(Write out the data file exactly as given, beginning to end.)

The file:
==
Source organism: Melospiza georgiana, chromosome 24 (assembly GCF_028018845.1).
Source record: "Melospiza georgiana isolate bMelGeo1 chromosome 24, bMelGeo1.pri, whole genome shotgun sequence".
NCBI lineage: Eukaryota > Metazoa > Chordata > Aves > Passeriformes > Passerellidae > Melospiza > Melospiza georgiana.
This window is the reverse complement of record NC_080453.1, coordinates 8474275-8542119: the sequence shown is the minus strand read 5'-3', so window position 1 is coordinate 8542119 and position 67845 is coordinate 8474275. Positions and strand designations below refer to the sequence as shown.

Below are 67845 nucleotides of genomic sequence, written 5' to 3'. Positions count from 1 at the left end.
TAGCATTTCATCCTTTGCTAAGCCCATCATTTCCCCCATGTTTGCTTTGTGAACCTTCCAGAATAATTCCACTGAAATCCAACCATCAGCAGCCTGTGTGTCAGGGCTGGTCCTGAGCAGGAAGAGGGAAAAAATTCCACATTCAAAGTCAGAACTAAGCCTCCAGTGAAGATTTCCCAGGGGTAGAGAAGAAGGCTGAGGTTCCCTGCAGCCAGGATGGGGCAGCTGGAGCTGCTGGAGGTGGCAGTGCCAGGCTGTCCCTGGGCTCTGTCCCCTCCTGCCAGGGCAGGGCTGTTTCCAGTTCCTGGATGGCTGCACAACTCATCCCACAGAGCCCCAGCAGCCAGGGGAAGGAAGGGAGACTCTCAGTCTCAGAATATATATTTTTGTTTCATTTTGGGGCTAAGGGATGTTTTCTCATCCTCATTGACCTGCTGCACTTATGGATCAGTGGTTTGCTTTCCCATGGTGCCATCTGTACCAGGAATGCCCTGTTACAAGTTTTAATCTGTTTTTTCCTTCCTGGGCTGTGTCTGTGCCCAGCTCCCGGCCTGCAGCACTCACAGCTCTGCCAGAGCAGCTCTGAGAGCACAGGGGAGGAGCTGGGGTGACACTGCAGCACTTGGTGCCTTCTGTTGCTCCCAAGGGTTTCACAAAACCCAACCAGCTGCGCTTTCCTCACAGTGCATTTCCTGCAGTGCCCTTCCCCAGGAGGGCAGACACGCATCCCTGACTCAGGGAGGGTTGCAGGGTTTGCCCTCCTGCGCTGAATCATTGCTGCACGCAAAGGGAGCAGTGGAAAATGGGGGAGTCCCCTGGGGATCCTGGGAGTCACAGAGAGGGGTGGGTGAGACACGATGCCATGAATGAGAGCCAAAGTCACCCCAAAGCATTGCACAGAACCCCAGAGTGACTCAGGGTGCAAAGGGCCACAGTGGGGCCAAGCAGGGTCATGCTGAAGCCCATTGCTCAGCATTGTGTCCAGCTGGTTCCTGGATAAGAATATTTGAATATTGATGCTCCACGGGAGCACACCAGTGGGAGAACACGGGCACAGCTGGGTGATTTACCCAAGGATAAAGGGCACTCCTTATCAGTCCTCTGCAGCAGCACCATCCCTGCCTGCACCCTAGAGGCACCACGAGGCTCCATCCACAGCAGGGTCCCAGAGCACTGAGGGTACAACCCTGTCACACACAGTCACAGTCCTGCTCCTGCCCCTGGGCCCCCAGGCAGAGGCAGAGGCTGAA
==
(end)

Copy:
Source organism: Melospiza georgiana, chromosome 24 (assembly GCF_028018845.1).
Source record: "Melospiza georgiana isolate bMelGeo1 chromosome 24, bMelGeo1.pri, whole genome shotgun sequence".
NCBI lineage: Eukaryota > Metazoa > Chordata > Aves > Passeriformes > Passerellidae > Melospiza > Melospiza georgiana.
This window is the reverse complement of record NC_080453.1, coordinates 8474275-8542119: the sequence shown is the minus strand read 5'-3', so window position 1 is coordinate 8542119 and position 67845 is coordinate 8474275. Positions and strand designations below refer to the sequence as shown.

Below are 67845 nucleotides of genomic sequence, written 5' to 3'. Positions count from 1 at the left end.
TAGCATTTCATCCTTTGCTAAGCCCATCATTTCCCCCATGTTTGCTTTGTGAACCTTCCAGAATAATTCCACTGAAATCCAACCATCAGCAGCCTGTGTGTCAGGGCTGGTCCTGAGCAGGAAGAGGGAAAAAATTCCACATTCAAAGTCAGAACTAAGCCTCCAGTGAAGATTTCCCAGGGGTAGAGAAGAAGGCTGAGGTTCCCTGCAGCCAGGATGGGGCAGCTGGAGCTGCTGGAGGTGGCAGTGCCAGGCTGTCCCTGGGCTCTGTCCCCTCCTGCCAGGGCAGGGCTGTTTCCAGTTCCTGGATGGCTGCACAACTCATCCCACAGAGCCCCAGCAGCCAGGGGAAGGAAGGGAGACTCTCAGTCTCAGAATATATATTTTTGTTTCATTTTGGGGCTAAGGGATGTTTTCTCATCCTCATTGACCTGCTGCACTTATGGATCAGTGGTTTGCTTTCCCATGGTGCCATCTGTACCAGGAATGCCCTGTTACAAGTTTTAATCTGTTTTTTCCTTCCTGGGCTGTGTCTGTGCCCAGCTCCCGGCCTGCAGCACTCACAGCTCTGCCAGAGCAGCTCTGAGAGCACAGGGGAGGAGCTGGGGTGACACTGCAGCACTTGGTGCCTTCTGTTGCTCCCAAGGGTTTCACAAAACCCAACCAGCTGCGCTTTCCTCACAGTGCATTTCCTGCAGTGCCCTTCCCCAGGAGGGCAGACACGCATCCCTGACTCAGGGAGGGTTGCAGGGTTTGCCCTCCTGCGCTGAATCATTGCTGCACGCAAAGGGAGCAGTGGAAAATGGGGGAGTCCCCTGGGGATCCTGGGAGTCACAGAGAGGGGTGGGTGAGACACGATGCCATGAATGAGAGCCAAAGTCACCCCAAAGCATTGCACAGAACCCCAGAGTGACTCAGGGTGCAAAGGGCCACAGTGGGGCCAAGCAGGGTCATGCTGAAGCCCATTGCTCAGCATTGTGTCCAGCTGGTTCCTGGATAAGAATATTTGAATATTGATGCTCCACGGGAGCACACCAGTGGGAGAACACGGGCACAGCTGGGTGATTTACCCAAGGATAAAGGGCACTCCTTATCAGTCCTCTGCAGCAGCACCATCCCTGCCTGCACCCTAGAGGCACCACGAGGCTCCATCCACAGCAGGGTCCCAGAGCACTGAGGGTACAACCCTGTCACACACAGTCACAGTCCTGCTCCTGCCCCTGGGCCCCCAGGCAGAGGCAGAGGCTGAA